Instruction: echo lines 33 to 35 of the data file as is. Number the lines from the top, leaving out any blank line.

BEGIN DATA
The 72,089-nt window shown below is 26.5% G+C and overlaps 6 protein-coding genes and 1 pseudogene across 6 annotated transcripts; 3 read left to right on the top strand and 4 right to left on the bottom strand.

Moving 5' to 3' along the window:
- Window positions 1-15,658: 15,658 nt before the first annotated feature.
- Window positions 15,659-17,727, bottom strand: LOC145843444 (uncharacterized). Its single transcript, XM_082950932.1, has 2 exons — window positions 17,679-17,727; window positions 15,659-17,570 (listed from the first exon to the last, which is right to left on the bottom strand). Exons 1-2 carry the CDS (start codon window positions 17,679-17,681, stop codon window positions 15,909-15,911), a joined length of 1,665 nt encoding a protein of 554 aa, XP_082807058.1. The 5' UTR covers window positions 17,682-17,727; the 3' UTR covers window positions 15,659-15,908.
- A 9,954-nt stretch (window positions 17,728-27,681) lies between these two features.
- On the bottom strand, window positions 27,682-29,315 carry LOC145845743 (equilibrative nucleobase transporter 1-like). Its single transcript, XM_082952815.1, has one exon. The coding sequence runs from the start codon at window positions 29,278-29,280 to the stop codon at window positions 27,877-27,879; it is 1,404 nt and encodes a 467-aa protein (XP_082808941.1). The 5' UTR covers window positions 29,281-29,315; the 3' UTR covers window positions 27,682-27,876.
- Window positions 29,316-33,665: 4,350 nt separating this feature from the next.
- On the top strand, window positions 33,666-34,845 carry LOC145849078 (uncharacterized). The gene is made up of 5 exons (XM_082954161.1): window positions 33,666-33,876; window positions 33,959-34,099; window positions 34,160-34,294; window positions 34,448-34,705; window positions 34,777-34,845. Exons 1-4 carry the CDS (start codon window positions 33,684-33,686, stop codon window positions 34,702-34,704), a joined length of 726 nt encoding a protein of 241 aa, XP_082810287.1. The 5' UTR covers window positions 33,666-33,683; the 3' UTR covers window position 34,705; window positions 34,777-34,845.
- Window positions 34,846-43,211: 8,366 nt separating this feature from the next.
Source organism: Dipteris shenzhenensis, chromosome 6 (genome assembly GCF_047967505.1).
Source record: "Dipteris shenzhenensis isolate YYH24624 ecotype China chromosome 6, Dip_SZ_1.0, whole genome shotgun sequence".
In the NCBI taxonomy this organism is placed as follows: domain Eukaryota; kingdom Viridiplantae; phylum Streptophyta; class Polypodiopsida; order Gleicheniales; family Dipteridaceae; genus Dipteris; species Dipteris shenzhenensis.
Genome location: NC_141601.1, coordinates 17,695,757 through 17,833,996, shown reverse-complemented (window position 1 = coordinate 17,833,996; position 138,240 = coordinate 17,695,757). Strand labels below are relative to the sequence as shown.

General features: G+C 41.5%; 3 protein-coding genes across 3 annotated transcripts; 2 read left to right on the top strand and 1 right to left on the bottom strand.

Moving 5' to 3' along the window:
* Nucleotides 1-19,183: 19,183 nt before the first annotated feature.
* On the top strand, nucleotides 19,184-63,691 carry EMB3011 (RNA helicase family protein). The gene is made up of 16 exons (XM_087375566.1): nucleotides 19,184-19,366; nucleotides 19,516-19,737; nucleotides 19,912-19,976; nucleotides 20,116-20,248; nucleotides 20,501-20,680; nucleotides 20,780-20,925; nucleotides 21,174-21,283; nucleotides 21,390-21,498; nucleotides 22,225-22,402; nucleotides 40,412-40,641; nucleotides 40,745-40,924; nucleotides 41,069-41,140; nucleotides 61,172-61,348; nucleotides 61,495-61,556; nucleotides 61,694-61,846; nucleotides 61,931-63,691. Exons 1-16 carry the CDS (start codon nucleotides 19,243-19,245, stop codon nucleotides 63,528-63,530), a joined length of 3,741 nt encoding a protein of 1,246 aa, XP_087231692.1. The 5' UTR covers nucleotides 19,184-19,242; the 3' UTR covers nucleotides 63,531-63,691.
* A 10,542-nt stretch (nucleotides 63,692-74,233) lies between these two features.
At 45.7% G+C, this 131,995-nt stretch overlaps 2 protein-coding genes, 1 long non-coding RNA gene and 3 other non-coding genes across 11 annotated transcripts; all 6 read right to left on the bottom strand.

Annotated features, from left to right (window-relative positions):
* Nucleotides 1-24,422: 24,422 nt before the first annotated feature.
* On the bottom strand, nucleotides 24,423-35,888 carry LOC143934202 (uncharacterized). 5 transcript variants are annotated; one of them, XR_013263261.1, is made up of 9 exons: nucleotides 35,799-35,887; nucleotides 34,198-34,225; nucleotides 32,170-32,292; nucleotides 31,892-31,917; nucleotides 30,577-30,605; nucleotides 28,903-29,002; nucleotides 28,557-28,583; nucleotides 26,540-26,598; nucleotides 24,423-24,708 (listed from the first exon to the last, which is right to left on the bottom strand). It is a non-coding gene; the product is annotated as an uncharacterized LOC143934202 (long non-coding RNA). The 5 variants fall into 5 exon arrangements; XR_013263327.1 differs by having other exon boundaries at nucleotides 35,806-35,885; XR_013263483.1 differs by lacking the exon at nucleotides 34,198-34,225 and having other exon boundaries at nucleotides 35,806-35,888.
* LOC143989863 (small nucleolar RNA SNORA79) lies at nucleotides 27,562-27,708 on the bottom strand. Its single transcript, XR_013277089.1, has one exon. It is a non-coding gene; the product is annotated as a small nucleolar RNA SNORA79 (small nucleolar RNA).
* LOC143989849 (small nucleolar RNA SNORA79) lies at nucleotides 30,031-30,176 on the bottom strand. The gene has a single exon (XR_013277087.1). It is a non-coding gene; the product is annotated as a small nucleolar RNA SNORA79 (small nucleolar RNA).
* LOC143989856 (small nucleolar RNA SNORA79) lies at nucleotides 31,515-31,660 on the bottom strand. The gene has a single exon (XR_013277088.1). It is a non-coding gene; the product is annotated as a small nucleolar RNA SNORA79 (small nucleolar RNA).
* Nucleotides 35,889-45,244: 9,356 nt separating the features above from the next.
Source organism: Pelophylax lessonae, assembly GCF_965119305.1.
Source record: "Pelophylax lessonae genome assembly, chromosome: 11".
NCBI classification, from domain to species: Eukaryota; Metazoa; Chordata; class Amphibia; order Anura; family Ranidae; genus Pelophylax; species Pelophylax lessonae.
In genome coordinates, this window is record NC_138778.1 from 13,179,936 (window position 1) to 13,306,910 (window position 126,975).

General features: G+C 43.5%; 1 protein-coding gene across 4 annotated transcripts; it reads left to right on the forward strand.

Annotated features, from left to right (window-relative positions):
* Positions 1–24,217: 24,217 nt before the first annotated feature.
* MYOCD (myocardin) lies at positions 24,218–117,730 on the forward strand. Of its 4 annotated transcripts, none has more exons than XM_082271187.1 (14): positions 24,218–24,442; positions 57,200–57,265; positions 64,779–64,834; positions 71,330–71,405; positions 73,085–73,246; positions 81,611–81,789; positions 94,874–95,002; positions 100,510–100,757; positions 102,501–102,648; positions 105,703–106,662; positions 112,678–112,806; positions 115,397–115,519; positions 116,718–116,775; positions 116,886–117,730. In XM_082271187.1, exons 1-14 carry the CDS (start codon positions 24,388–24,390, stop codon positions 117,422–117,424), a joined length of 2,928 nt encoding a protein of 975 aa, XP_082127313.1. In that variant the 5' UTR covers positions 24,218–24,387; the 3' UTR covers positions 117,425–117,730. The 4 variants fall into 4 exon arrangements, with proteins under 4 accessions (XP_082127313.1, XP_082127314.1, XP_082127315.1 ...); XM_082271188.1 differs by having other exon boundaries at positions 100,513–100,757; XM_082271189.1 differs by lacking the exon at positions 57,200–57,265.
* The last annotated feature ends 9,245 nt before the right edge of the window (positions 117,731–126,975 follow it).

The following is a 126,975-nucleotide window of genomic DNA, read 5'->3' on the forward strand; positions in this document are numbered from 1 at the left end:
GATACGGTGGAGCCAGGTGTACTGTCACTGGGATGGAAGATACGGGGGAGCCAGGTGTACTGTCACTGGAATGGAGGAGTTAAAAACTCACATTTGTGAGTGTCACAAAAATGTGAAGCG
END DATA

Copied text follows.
* Positions 1–24,217: 24,217 nt before the first annotated feature.
* MYOCD (myocardin) lies at positions 24,218–117,730 on the forward strand. Of its 4 annotated transcripts, none has more exons than XM_082271187.1 (14): positions 24,218–24,442; positions 57,200–57,265; positions 64,779–64,834; positions 71,330–71,405; positions 73,085–73,246; positions 81,611–81,789; positions 94,874–95,002; positions 100,510–100,757; positions 102,501–102,648; positions 105,703–106,662; positions 112,678–112,806; positions 115,397–115,519; positions 116,718–116,775; positions 116,886–117,730. In XM_082271187.1, exons 1-14 carry the CDS (start codon positions 24,388–24,390, stop codon positions 117,422–117,424), a joined length of 2,928 nt encoding a protein of 975 aa, XP_082127313.1. In that variant the 5' UTR covers positions 24,218–24,387; the 3' UTR covers positions 117,425–117,730. The 4 variants fall into 4 exon arrangements, with proteins under 4 accessions (XP_082127313.1, XP_082127314.1, XP_082127315.1 ...); XM_082271188.1 differs by having other exon boundaries at positions 100,513–100,757; XM_082271189.1 differs by lacking the exon at positions 57,200–57,265.
* The last annotated feature ends 9,245 nt before the right edge of the window (positions 117,731–126,975 follow it).